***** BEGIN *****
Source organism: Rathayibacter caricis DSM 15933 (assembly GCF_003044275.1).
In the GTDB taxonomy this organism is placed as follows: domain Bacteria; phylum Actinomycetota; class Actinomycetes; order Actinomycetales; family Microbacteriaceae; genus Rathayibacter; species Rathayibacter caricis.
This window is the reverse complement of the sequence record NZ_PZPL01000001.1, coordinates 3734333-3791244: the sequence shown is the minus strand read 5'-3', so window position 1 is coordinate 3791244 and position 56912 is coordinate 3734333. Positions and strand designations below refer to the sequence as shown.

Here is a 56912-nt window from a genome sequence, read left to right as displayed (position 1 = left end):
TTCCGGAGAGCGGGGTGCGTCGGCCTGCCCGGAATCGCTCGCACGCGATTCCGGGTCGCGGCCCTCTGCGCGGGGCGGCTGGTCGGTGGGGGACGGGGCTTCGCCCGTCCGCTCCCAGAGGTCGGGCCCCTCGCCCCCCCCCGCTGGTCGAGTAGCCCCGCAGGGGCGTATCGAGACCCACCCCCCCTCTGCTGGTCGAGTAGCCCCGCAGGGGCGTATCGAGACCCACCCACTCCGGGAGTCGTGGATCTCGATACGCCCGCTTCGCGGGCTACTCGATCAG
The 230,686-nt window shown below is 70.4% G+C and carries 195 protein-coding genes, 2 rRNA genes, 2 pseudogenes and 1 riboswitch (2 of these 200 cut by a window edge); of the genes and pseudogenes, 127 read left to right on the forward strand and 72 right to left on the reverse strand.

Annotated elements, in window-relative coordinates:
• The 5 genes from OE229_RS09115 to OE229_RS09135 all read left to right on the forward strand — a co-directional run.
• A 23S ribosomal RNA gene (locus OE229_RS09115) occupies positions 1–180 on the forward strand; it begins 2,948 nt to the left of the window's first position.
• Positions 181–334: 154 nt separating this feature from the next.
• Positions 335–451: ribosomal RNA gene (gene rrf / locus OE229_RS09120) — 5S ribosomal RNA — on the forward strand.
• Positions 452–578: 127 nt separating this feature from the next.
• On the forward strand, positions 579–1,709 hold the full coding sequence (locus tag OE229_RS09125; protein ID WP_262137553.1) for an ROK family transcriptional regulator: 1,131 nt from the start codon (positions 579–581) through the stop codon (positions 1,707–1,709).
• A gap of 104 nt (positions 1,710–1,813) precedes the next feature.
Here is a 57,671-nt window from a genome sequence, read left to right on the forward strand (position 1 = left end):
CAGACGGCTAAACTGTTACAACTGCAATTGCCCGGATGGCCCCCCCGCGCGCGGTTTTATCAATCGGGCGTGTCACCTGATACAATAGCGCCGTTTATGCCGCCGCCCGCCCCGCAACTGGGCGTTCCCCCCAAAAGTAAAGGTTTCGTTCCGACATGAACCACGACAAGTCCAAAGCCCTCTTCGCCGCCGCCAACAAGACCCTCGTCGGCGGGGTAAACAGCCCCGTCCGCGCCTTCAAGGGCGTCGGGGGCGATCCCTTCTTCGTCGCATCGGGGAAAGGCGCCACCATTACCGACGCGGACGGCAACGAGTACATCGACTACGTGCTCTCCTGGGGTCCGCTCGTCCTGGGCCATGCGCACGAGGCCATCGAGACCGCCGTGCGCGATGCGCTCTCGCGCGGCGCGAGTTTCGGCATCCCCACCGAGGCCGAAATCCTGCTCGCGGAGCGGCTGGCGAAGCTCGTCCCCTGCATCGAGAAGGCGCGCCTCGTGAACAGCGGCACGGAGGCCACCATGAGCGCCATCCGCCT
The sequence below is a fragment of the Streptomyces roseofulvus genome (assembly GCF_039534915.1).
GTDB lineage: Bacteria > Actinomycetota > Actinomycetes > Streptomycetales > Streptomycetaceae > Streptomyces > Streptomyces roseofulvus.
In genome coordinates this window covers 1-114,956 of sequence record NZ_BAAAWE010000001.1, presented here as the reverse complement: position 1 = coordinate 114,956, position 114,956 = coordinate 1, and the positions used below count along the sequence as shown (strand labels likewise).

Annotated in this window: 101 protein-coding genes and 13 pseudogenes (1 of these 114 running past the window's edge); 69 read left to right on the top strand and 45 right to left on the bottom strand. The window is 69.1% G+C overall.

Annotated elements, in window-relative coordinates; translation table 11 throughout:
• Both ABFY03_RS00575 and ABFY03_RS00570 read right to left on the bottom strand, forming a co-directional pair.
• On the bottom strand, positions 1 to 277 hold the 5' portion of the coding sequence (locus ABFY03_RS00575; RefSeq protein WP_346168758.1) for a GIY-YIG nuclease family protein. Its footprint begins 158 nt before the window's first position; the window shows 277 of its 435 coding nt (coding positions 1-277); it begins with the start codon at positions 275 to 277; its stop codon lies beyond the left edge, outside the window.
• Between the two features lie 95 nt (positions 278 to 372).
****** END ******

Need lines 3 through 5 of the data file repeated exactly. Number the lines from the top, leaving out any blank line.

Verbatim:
This window is the reverse complement of the sequence record NZ_PZPL01000001.1, coordinates 3734333-3791244: the sequence shown is the minus strand read 5'-3', so window position 1 is coordinate 3791244 and position 56912 is coordinate 3734333. Positions and strand designations below refer to the sequence as shown.

Here is a 56912-nt window from a genome sequence, read left to right as displayed (position 1 = left end):
TTCCGGAGAGCGGGGTGCGTCGGCCTGCCCGGAATCGCTCGCACGCGATTCCGGGTCGCGGCCCTCTGCGCGGGGCGGCTGGTCGGTGGGGGACGGGGCTTCGCCCGTCCGCTCCCAGAGGTCGGGCCCCTCGCCCCCCCCCGCTGGTCGAGTAGCCCCGCAGGGGCGTATCGAGACCCACCCCCCCTCTGCTGGTCGAGTAGCCCCGCAGGGGCGTATCGAGACCCACCCACTCCGGGAGTCGTGGATCTCGATACGCCCGCTTCGCGGGCTACTCGATCAG